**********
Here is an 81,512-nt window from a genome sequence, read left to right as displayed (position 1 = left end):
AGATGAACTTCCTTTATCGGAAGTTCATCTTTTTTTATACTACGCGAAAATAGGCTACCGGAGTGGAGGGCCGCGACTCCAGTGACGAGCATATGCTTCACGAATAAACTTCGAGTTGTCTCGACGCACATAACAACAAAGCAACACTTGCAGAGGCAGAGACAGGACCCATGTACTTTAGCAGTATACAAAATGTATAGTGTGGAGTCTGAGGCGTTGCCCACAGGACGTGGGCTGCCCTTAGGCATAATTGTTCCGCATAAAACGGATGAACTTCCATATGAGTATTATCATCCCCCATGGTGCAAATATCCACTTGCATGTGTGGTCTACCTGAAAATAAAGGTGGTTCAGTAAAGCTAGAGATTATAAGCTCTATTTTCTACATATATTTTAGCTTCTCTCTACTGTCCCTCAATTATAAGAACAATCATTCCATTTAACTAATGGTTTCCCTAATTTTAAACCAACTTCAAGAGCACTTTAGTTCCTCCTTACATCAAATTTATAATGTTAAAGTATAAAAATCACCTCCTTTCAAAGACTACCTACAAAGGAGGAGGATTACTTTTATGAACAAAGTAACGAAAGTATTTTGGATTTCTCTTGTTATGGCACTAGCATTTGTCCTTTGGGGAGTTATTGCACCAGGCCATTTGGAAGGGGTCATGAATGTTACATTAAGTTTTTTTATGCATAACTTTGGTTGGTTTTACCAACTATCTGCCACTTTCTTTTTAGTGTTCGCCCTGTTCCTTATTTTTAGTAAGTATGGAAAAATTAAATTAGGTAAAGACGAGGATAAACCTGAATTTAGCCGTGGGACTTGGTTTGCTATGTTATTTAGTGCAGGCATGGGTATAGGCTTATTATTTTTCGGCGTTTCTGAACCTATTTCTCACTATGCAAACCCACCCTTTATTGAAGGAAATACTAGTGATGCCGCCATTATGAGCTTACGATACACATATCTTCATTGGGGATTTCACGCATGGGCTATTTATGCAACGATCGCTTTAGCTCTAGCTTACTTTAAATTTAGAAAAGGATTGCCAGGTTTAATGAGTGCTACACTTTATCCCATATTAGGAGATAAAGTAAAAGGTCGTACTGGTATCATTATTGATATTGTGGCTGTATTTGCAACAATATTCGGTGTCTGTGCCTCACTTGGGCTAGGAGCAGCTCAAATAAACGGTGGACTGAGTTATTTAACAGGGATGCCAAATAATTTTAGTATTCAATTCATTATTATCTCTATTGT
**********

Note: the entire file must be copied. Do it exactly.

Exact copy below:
Here is an 81,512-nt window from a genome sequence, read left to right as displayed (position 1 = left end):
AGATGAACTTCCTTTATCGGAAGTTCATCTTTTTTTATACTACGCGAAAATAGGCTACCGGAGTGGAGGGCCGCGACTCCAGTGACGAGCATATGCTTCACGAATAAACTTCGAGTTGTCTCGACGCACATAACAACAAAGCAACACTTGCAGAGGCAGAGACAGGACCCATGTACTTTAGCAGTATACAAAATGTATAGTGTGGAGTCTGAGGCGTTGCCCACAGGACGTGGGCTGCCCTTAGGCATAATTGTTCCGCATAAAACGGATGAACTTCCATATGAGTATTATCATCCCCCATGGTGCAAATATCCACTTGCATGTGTGGTCTACCTGAAAATAAAGGTGGTTCAGTAAAGCTAGAGATTATAAGCTCTATTTTCTACATATATTTTAGCTTCTCTCTACTGTCCCTCAATTATAAGAACAATCATTCCATTTAACTAATGGTTTCCCTAATTTTAAACCAACTTCAAGAGCACTTTAGTTCCTCCTTACATCAAATTTATAATGTTAAAGTATAAAAATCACCTCCTTTCAAAGACTACCTACAAAGGAGGAGGATTACTTTTATGAACAAAGTAACGAAAGTATTTTGGATTTCTCTTGTTATGGCACTAGCATTTGTCCTTTGGGGAGTTATTGCACCAGGCCATTTGGAAGGGGTCATGAATGTTACATTAAGTTTTTTTATGCATAACTTTGGTTGGTTTTACCAACTATCTGCCACTTTCTTTTTAGTGTTCGCCCTGTTCCTTATTTTTAGTAAGTATGGAAAAATTAAATTAGGTAAAGACGAGGATAAACCTGAATTTAGCCGTGGGACTTGGTTTGCTATGTTATTTAGTGCAGGCATGGGTATAGGCTTATTATTTTTCGGCGTTTCTGAACCTATTTCTCACTATGCAAACCCACCCTTTATTGAAGGAAATACTAGTGATGCCGCCATTATGAGCTTACGATACACATATCTTCATTGGGGATTTCACGCATGGGCTATTTATGCAACGATCGCTTTAGCTCTAGCTTACTTTAAATTTAGAAAAGGATTGCCAGGTTTAATGAGTGCTACACTTTATCCCATATTAGGAGATAAAGTAAAAGGTCGTACTGGTATCATTATTGATATTGTGGCTGTATTTGCAACAATATTCGGTGTCTGTGCCTCACTTGGGCTAGGAGCAGCTCAAATAAACGGTGGACTGAGTTATTTAACAGGGATGCCAAATAATTTTAGTATTCAATTCATTATTATCTCTATTGT